Blogging Out Loud

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All Aboard.

Consumer awareness is up and scrutiny is in the driver’s seat.

The old adage still applies: when the going gets tough, businesses need to do more than talk the talk, they need to walk the walk. Otherwise, informed consumers may jump ship.

I hesitate to even mention it, since I know we’re all miffed about The Oil Spill, some of us, depending on our political leanings, more than others. But I don’t want to talk about politics (after all, we are just getting to know each other). I don’t want to talk about the oil spill, either, except to say it’s tragic. While the cleanup has fueled (pardon the pun) some jobs, it’s cost thousands, too: according to The Daily Finance, as of early June more than 12,000 Louisiana residents had filed for unemployment. Then there’s the spill’s implications on the financial market, where BP’s shares have dropped considerably since April 20. There’ve been talks of a take-over. Heck, there’s just been a whole lot of talk. From a lot of different people. And people – consumers – are angry. Which begs the question: Will they forgive?

Maybe I’m just blogging out loud, but don’t companies – whether they be BP, Toyota or the mom and pop that overcharged you on your last visit – have a responsibility to take responsibility? It’s the only way to keep consumers from jumping ship.

The Oil Spill has dominated so much of the news that smaller (although no less important) consumer issues have been lost in the fray. Chrysler’s recent recall of some 25,000-plus vehicles following complaints of sticky gas pedals didn’t garner nearly as much attention as the Toyota recalls of early 2010. One reason, perhaps, is that companies are learning to deal with disaster head-on. Clarence Ditlow, executive director of the Center for Auto Safety, speculated in the LA Times: “Clearly, Chrysler and CTS [the manufacturer of the gas pedals] have taken a look at what happened at Toyota and said they don’t want that happening to them.” They’d be fools not to, as the LA Times continues: “In addition to facing more than 200 federal lawsuits over alleged sudden-acceleration problems, Toyota has also seen its market share slide in the U.S.” What is widely considered a public relations debacle on Toyota’s part – and BP is getting hit with insults far worse – is a lesson: consumer awareness is up and scrutiny is in the driver’s seat (this time, the pun’s intended).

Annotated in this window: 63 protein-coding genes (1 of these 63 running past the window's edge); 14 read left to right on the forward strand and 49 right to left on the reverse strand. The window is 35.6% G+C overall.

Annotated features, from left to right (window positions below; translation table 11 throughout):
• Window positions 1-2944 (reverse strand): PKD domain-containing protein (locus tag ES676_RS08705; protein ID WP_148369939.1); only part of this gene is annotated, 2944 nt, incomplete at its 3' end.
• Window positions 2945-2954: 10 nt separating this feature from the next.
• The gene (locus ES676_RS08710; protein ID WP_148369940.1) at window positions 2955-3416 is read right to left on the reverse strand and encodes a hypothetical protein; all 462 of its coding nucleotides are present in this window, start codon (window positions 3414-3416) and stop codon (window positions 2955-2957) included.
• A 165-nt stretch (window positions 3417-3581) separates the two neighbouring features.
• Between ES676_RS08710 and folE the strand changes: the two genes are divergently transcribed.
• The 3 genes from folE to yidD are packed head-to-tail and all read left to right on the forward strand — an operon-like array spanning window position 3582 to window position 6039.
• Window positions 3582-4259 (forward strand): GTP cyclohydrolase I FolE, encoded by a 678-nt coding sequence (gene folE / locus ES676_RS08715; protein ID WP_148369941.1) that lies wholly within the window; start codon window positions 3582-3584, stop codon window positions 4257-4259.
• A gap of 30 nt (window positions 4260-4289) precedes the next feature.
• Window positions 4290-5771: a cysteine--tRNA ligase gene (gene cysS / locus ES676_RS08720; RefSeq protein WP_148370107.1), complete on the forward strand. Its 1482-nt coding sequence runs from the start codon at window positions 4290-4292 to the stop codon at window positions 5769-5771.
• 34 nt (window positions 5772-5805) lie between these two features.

Sometimes, when I’m trolling the supermarket isles or considering the message of a new commercial, I imagine the boardrooms where businesses dream up their images. It might sound funny, but I always think of Dustin Hoffman’s character in Wag the Dog. In the film, Hoffman plays a Hollywood producer hired by the U.S. government to produce a war – “a pageant” replete with theme, song, visuals and celebrity “endorsements” – to distract the American public from a presidential sex scandal. Now, I already said I wasn’t going to get political, and I stand by that. But what’s so humorous about the Wag the Dog concept is this: it’s advertising and marketing. Without a slogan, a catchy jingle and a flashy package, most candy bars look alike. Without cutting-edge design and claims to certain safety features, most cars are the same. And oil, well, I’m pretty sure that for most of us, it’s all the same, too. To make themselves different, businesses give consumers something bigger to believe in, to trust. They make promises and invest in building their brand equity. Those claims should stand the test of time.

Like any relationship, there will be ups and downs; that is a fact of life. What matters more is how businesses deal with those “debacles.” Consumers are like jealous girlfriends – quick to fly off the handle and jump ship. But at the end of the day, whether you’re selling us cough syrup, free-range chicken, cars or something bigger, we simply want to believe – and trust – that you care.

Brought to you by Vertical Marketing Network, a Leading Integrated Marketing Agency.

About JJ Nelson

Freelance blogger for Vertical Marketing Network; food writer; bartender.

4 comments on “All Aboard.

  1. Myla
    June 29, 2010